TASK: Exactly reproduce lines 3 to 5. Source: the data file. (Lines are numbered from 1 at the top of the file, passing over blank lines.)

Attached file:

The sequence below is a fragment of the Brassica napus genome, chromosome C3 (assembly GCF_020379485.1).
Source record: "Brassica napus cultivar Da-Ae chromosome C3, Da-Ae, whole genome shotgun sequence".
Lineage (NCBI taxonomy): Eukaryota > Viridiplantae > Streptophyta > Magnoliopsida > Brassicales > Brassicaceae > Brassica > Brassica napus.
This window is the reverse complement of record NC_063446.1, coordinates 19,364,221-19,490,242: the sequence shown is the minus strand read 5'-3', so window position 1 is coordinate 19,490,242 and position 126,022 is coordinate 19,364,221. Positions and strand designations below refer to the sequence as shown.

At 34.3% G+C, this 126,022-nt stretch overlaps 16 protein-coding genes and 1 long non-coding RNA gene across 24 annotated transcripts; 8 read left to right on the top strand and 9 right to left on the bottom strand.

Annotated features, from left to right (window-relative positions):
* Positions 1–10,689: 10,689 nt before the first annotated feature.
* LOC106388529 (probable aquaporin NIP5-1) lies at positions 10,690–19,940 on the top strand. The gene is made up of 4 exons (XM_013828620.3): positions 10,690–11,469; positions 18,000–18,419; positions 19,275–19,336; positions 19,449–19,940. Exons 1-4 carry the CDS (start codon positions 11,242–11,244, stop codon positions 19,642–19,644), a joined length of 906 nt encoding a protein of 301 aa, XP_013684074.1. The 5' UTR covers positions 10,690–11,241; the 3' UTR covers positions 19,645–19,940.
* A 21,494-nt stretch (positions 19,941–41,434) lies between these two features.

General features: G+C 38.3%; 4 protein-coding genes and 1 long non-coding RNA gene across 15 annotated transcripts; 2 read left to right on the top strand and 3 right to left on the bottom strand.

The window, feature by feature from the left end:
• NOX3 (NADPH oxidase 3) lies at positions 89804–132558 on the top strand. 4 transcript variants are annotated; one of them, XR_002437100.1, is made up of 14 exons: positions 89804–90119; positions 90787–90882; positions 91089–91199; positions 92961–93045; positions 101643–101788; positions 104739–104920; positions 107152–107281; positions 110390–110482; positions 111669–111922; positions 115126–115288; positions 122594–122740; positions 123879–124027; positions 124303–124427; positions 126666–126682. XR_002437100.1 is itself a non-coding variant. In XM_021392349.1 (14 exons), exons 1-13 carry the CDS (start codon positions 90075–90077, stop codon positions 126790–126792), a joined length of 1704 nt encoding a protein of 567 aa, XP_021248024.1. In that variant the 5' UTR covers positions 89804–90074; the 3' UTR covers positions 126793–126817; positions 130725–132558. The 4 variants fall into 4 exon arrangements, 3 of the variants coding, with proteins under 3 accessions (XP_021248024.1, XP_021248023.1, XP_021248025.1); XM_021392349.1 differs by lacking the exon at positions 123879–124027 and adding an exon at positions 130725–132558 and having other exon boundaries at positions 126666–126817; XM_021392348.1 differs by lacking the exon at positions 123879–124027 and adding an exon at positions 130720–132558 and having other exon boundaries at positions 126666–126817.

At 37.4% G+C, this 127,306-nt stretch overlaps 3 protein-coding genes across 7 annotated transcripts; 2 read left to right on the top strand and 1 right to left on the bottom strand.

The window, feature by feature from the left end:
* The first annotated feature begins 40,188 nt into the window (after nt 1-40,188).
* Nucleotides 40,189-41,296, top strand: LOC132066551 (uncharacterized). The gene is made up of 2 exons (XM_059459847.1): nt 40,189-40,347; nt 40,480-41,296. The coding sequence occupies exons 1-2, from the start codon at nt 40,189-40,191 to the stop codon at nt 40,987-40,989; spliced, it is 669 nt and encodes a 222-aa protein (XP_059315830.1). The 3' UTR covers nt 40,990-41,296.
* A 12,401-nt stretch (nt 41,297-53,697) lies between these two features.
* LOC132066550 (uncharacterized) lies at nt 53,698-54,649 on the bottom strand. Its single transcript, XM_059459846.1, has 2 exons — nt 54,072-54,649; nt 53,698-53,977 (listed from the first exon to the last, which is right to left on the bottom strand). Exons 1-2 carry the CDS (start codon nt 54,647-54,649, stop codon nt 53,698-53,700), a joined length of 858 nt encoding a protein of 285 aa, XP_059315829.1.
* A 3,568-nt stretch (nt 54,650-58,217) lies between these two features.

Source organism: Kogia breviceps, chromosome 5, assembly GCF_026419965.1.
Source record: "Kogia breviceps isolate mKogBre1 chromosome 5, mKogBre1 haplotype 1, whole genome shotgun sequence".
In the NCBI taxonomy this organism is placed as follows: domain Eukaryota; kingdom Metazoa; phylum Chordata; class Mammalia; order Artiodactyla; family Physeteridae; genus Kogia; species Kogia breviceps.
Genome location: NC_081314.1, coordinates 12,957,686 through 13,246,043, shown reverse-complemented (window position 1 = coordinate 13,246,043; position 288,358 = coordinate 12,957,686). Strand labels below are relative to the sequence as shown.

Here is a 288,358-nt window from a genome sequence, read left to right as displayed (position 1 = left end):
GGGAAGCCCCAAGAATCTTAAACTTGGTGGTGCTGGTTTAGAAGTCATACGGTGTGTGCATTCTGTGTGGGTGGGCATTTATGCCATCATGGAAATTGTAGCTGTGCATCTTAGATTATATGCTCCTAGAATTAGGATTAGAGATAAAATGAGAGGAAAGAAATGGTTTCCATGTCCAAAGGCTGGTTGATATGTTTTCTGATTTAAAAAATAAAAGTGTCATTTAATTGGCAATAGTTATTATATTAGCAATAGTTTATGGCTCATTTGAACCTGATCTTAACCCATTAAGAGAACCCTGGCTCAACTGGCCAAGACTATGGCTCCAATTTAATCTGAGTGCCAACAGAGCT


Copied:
Lineage (NCBI taxonomy): Eukaryota > Viridiplantae > Streptophyta > Magnoliopsida > Brassicales > Brassicaceae > Brassica > Brassica napus.
This window is the reverse complement of record NC_063446.1, coordinates 19,364,221-19,490,242: the sequence shown is the minus strand read 5'-3', so window position 1 is coordinate 19,490,242 and position 126,022 is coordinate 19,364,221. Positions and strand designations below refer to the sequence as shown.

At 34.3% G+C, this 126,022-nt stretch overlaps 16 protein-coding genes and 1 long non-coding RNA gene across 24 annotated transcripts; 8 read left to right on the top strand and 9 right to left on the bottom strand.